However, once their power base amongst the Egyptian people began to grow, they began competing for more seats, and went on to contest the presidential elections despite the fact that they had promised not to run a candidate. They went back on their word a third time when they appointed Hesham Qandil to the position of prime minister after previously promising to appoint an individual experienced in politics.
In all of these cases, the Muslim Brotherhood was never content with exercising limited power, they instead went back on their promises when their power increased, and as a result they gradually moved from being in a state of Istada’af to al-Tamkin. The main difference between the two stages for the Muslim Brotherhood was the extent to which they would apply dissimulation to their politics and mask their true intentions.
The practice of reneging on their promises was no mistake, but rather was and is a calculated policy on the part of the Brotherhood to move from the stage of Istada’af to Al-Tamkin. The Muslim Brotherhood does not view any promises made during the period of Istada’af as ones they are expected to keep or uphold, and furthermore do not consider going back on their word in such a circumstance to be immoral.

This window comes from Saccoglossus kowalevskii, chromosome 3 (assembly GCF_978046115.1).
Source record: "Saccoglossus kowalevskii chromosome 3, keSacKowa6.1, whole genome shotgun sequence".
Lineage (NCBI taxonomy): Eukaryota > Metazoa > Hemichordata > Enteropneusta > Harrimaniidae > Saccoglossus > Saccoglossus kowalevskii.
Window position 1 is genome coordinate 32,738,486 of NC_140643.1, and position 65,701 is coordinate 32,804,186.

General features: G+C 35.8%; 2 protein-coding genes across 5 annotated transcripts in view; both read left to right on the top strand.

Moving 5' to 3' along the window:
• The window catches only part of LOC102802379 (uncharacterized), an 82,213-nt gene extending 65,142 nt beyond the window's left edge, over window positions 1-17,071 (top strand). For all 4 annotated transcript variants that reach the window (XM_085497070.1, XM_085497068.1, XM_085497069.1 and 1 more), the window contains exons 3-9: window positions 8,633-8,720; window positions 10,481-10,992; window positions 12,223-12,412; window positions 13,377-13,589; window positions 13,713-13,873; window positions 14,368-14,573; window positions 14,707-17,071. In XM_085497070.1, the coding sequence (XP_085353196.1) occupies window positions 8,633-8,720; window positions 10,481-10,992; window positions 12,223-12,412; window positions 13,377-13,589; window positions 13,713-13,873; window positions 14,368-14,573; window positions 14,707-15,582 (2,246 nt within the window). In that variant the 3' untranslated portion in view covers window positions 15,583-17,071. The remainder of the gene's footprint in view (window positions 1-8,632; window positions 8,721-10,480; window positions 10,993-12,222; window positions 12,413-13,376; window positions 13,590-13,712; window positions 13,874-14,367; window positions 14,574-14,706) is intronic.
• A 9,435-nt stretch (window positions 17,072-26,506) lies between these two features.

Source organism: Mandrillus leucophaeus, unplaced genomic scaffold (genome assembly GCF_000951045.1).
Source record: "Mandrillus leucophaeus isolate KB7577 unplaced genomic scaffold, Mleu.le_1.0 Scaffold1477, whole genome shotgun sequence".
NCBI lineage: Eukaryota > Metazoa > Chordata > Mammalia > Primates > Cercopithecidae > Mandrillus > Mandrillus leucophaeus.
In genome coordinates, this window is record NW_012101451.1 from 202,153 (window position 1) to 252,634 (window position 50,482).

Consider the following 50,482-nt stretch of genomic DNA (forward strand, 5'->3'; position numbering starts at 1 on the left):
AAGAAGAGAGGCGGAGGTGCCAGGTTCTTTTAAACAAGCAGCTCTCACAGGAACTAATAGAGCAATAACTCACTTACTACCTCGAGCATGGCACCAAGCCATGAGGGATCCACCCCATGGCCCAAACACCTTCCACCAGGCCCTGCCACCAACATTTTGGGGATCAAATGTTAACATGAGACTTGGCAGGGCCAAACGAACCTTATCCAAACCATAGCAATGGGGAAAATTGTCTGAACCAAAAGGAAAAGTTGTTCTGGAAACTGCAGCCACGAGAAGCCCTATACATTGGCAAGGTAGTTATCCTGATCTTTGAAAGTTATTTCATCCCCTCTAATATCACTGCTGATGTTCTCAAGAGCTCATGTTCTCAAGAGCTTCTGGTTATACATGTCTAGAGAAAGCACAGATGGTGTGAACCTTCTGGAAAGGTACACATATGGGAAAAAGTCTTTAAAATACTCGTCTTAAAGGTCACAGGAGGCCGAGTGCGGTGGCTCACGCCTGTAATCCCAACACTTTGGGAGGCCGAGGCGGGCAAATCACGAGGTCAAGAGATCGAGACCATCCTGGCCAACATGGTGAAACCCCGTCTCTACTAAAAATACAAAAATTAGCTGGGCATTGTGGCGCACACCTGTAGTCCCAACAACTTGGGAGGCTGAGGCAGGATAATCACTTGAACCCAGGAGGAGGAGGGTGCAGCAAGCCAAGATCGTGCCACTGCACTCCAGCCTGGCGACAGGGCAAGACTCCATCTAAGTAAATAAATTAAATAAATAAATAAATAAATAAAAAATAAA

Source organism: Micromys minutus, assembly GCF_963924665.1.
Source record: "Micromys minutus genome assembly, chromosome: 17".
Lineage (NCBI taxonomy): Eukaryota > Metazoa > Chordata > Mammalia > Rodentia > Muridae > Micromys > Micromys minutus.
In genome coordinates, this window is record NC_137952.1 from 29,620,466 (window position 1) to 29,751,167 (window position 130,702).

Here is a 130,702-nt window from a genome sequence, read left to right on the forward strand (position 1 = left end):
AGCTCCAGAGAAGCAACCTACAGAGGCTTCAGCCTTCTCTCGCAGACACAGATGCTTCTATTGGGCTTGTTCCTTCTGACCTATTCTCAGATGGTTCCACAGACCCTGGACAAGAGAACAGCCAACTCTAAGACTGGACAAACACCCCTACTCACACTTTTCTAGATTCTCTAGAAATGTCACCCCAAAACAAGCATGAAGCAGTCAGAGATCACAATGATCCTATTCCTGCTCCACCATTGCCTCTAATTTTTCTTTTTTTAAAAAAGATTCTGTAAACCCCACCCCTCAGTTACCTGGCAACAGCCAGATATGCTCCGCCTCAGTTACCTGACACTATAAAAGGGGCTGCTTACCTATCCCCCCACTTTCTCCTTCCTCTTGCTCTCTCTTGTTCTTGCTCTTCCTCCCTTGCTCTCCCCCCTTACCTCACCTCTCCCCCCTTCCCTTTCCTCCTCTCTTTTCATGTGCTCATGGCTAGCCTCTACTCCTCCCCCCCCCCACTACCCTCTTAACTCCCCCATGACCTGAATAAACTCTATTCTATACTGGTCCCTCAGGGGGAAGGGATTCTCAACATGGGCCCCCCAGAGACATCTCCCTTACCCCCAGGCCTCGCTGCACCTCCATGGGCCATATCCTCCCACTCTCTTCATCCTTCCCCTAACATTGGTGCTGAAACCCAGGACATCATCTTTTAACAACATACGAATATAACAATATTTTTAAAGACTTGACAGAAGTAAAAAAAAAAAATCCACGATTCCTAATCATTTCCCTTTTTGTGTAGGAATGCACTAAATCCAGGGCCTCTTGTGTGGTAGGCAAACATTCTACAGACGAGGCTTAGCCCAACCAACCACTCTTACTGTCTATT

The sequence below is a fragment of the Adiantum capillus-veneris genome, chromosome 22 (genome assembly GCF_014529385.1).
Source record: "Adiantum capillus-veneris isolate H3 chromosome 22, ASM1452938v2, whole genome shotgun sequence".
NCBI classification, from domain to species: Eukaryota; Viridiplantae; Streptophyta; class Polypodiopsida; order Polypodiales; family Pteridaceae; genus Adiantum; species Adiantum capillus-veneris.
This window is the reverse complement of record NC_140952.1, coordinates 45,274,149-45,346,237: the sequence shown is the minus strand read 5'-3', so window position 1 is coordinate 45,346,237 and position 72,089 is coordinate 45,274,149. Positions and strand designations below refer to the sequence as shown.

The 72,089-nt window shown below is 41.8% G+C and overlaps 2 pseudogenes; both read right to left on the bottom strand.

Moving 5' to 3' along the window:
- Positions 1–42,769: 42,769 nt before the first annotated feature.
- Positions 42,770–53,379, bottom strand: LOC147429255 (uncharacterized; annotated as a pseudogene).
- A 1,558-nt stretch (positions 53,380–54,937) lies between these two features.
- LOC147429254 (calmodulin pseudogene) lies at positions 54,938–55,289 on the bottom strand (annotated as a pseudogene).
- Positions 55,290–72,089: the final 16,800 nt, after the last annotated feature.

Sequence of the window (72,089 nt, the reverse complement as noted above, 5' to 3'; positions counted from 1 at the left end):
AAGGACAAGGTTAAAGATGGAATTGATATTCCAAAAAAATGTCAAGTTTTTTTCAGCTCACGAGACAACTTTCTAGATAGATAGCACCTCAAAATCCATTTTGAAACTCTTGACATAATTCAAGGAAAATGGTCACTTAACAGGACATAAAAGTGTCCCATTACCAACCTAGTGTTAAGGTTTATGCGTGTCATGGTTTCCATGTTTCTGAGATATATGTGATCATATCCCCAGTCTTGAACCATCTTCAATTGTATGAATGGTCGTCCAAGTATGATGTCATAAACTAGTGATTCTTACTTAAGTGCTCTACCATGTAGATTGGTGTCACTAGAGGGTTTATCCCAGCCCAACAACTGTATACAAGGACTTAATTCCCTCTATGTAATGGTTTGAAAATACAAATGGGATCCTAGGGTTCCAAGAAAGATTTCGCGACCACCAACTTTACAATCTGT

Perhaps one can justify this by referring to it as continued dissimulation, taking necessary measures to ensure one’s survival, along the lines of that done by the Prophet (PBUH). But this is merely a claim that gives liars a cover against sin. Before the 25 January revolution the notion of the Muslim Brotherhood going back on its word had become normal and was not an issue that drew much attention.